Tuesday, November 15, 2016

Nobby Apple Cake

One of Farm Boy's friends gifted us with some home grown apples a few weeks ago, which is not something we see a lot of here in Texas. (Thanks John Boy!)  He doesn't know what kind they are - the tree was there when he bought the house - but he said they were good for both fresh eating and baking.  So, being good gift receivers, we did a little of both!

Since I hadn't posted anything from this book yet, I decided to see what it had to offer for apple recipes.

As an aside, this book is a reminder of The Chambers that Got Away.  It was at an estate sale, in pristine condition and had all the do-dads for the Thermowell.  I put a bid on it, but didn't win.  <insert dramatic sigh here>  In the end, I found my Betty, but she needed a lot more work than TCtGA would have required.

Favorite Eastern Star Recipes, Olde Family Favorites, no date, but I'm guessing maybe late 1950s
Despite the fact that I'm pretty sure it should be Knobby, I settled on Nobby Apple Cake, because it looked easy.  The lack of the K really bothers me, though.  Obsess much?  Yes, yes I do.

As I guessed, it was easy to make.  The hardest part was spreading the batter around the baking dish.  "Pour the batter" is a very optimistic phrase for this batter.  It's very stiff and just barely enough to coat the apples.

Just before baking

However, it puffs up quite a bit during baking.  Ta da!

All done!
I hated anything with cooked apples as a kid and now I can't get enough of them.  We ate this dusted with powdered sugar and cinnamon, but a nice dollop of whipped cream would have been perfect with it, too.  

Nobby Apple Cake (Printable recipe)
from Favorite Eastern Star Recipes Olde Family Favorites


    1/4 cup butter
    1 cup sugar
    1 egg
    3 cups pared, cubed apples
    1/4 cup chopped nuts
    1 teaspoon vanilla
    1/2 teaspoon baking powder
    1/2 teaspoon soda
    1/2 teaspoon cinnamon
    1/2 teaspoon nutmeg
    1 cup flour

Preheat oven to 350F.

Cream butter with sugar; add egg, apples, nuts, vanilla and sifted dry ingredients.  Pour into greased 8-inch square pan.  Bake at 350F for 45 minutes.  Serve with whipped cream or ice cream, if desired.

Monday, October 3, 2016

Praline Cookies

It's been almost a year since my last post and a lot of life has happened around here in the meantime.  As usual with life, it has been a mix of good and bad.  I'm not sure I want to dwell on the bad, but on the good side of things, we started volunteering for a local animal rescue group and have fostered six kittens so far.  Our own pets aren't really into sharing their home with the interlopers, but it makes us feel good when we look at the "before" pictures and know that we have made a difference, at least in a small way.

For example, here is one of our current boarders:

Penn, day 1

Penn, now.  What a handsome devil!

But now, back to food!

This copy of the Watkins Hearthside Cookbook (1952) followed me home about a year ago.  I know my grandmother had an earlier Watkins book and liked it, so I decided to give it a whirl.

Oh, who am I kidding?  I really bought it because I thought the illustrations inside were adorable.  Sure, newer cookbooks have some drool-worthy photos in them, but how many are this cute?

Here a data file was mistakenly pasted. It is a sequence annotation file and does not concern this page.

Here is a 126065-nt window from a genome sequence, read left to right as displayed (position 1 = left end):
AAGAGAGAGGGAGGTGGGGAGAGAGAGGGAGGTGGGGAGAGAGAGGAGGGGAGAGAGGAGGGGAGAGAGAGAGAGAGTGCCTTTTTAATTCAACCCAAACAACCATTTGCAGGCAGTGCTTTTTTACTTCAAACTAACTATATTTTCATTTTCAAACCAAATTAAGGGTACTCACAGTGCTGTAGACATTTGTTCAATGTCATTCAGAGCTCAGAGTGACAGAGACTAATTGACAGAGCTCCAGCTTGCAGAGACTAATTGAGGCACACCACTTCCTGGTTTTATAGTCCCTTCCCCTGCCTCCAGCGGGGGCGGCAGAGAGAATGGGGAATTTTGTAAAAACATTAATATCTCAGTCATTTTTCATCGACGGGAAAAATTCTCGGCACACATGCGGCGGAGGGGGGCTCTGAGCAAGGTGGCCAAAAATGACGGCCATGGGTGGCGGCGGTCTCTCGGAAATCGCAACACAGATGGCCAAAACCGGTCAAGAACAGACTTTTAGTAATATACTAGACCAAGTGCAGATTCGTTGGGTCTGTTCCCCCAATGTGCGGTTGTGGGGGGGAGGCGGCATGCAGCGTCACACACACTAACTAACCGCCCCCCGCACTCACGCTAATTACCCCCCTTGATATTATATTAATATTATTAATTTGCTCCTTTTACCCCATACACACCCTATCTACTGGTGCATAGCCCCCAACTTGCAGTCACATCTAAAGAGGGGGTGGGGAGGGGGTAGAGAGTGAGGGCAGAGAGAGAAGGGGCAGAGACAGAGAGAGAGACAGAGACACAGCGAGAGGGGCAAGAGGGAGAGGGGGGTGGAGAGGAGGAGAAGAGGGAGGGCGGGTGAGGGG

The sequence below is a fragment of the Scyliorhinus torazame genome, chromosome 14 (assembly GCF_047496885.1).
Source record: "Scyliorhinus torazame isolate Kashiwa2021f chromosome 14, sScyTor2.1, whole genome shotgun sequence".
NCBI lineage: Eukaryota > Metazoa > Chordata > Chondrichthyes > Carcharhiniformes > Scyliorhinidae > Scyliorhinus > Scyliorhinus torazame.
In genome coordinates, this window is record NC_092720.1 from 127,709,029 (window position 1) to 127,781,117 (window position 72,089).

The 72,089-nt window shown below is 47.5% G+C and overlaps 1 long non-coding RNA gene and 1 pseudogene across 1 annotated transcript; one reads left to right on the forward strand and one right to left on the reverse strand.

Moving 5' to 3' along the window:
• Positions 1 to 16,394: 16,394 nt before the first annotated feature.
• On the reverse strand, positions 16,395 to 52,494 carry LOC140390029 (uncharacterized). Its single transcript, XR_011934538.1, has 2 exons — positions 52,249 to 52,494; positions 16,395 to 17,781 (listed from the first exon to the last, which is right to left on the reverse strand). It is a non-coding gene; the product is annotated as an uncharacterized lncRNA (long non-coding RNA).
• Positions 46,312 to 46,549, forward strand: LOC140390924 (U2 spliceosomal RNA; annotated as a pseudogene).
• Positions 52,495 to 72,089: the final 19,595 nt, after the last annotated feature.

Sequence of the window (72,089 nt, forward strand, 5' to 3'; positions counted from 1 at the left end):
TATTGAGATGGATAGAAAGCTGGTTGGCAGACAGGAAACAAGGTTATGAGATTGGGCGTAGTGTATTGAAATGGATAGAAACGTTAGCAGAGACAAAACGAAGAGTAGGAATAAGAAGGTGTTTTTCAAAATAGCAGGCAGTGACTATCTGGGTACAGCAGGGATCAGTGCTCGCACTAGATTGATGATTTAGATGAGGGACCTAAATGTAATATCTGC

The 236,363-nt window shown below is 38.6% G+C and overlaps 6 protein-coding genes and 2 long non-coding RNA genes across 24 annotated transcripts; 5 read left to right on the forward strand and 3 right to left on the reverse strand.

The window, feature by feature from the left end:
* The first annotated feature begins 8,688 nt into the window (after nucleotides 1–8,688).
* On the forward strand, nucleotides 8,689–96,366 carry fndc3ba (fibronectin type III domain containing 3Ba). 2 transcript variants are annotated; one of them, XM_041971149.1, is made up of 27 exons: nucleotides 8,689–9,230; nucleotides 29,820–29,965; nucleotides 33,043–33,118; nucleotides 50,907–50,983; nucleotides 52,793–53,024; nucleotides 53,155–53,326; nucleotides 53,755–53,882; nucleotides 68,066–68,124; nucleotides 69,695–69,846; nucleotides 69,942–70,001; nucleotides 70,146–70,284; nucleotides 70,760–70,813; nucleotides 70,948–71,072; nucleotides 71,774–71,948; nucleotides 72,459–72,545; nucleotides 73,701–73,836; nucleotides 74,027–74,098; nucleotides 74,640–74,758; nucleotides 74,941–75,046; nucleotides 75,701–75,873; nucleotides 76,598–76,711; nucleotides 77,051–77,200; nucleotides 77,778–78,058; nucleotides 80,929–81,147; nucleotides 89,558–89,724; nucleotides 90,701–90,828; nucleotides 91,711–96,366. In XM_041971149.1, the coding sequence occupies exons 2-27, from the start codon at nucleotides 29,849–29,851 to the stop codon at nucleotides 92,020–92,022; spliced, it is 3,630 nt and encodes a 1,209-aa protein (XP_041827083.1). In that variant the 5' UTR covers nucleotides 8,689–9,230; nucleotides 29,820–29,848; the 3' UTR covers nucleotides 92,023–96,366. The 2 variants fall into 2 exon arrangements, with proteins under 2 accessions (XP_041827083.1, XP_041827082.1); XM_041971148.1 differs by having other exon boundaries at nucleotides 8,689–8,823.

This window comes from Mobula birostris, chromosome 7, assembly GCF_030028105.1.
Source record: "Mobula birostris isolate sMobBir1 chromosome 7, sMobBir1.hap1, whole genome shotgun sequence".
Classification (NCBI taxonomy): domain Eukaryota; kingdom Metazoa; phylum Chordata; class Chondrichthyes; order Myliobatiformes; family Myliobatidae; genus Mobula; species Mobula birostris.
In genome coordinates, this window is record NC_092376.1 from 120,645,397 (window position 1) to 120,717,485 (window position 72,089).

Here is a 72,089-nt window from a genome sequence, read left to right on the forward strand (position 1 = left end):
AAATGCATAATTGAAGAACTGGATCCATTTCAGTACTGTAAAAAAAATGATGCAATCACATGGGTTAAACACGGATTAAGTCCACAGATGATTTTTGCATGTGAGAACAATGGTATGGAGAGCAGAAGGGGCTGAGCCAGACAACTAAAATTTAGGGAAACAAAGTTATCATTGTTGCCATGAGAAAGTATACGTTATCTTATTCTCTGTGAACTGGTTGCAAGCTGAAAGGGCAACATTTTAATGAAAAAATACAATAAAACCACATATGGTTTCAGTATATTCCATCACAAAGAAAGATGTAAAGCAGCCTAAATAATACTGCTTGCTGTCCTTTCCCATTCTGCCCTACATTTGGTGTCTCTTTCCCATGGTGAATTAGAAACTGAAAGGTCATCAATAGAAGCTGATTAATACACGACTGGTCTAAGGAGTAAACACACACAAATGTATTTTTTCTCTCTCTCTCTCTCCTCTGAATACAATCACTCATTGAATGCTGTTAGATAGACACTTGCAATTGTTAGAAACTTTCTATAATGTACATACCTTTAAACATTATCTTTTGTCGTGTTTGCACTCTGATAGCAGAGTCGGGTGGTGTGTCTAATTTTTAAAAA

While looking for something to entertain my sweet tooth, the recipe for Dream Bars initially caught my eye, but then I noticed the Praline Cookies next to it and thought they sounded like they had potential and would be a lot quicker to make.

When I make cookies (which isn't often because I cannot keep my #$%^ hands out of them!), I have to locate the Break-Up Spatula, which is the best cookie lifter ever.  I was told by Farm Boy when we married that if we divorced, I am morally obligated to steal this from him.  Legend has it that he stole it from his ex, who stole it from a former roommate.  And while I can't prove that it was stolen before then, I feel certain that the roommate wasn't the original owner.  If only this thing could talk, I'm sure it would have some tales to tell.

Chambers stove range
The Break-Up Spatula, ready to work
This recipe was pretty easy to make.  I wasn't sure if the baking sheet should be buttered or not, so I went ahead and used parchment paper.  I could have sworn that the recipe stated to flatten the cookies "using a drinking glass", but I would have sworn wrong.  I did, though, use a drinking glass, which I dipped in sugar before each flattening.

The cookies spread more than I expected, turning into thin, very crunchy/crispy, caramelized brown sugar discs.  My taste testers gave them rave reviews and I had to fight to bring home the last few cookies for myself.  And because I can't keep my %$#@ hands out of them, they were all gone within a day. 

Chambers stove range
Mmmm, I can almost smell them now!

Praline Cookies (Printable version)
From the Watkins Hearthside Cookbook (1952)
  • 1 1/4 cups sifted flour
  • 1/4 teaspoon salt
  • 1/2 cup butter, softened
  • 1 1/2 cups brown sugar, firmly packed
  • 1 egg
  • 1 teaspoon Watkins vanilla
  • 1 cup chopped pecans
Preheat oven to 375F. 
Sift the flour once, measure and resift with the salt.  Cream the butter with the sugar until the mixture is light and fluffy.  Add egg and vanilla and beat thoroughly.  Stir in the dry ingredients, then add the nuts.
Form into small balls the size of small walnuts and flatten on the baking sheet to 1/4" thickness.  They should be about 2 inches apart.  Bake at 375F for 8 to 10 minutes or until lightly browned.  Cool on baking pans about 2 minutes, then remove to wire cake racks to cool.  This recipe will make about 3 dozen cookies.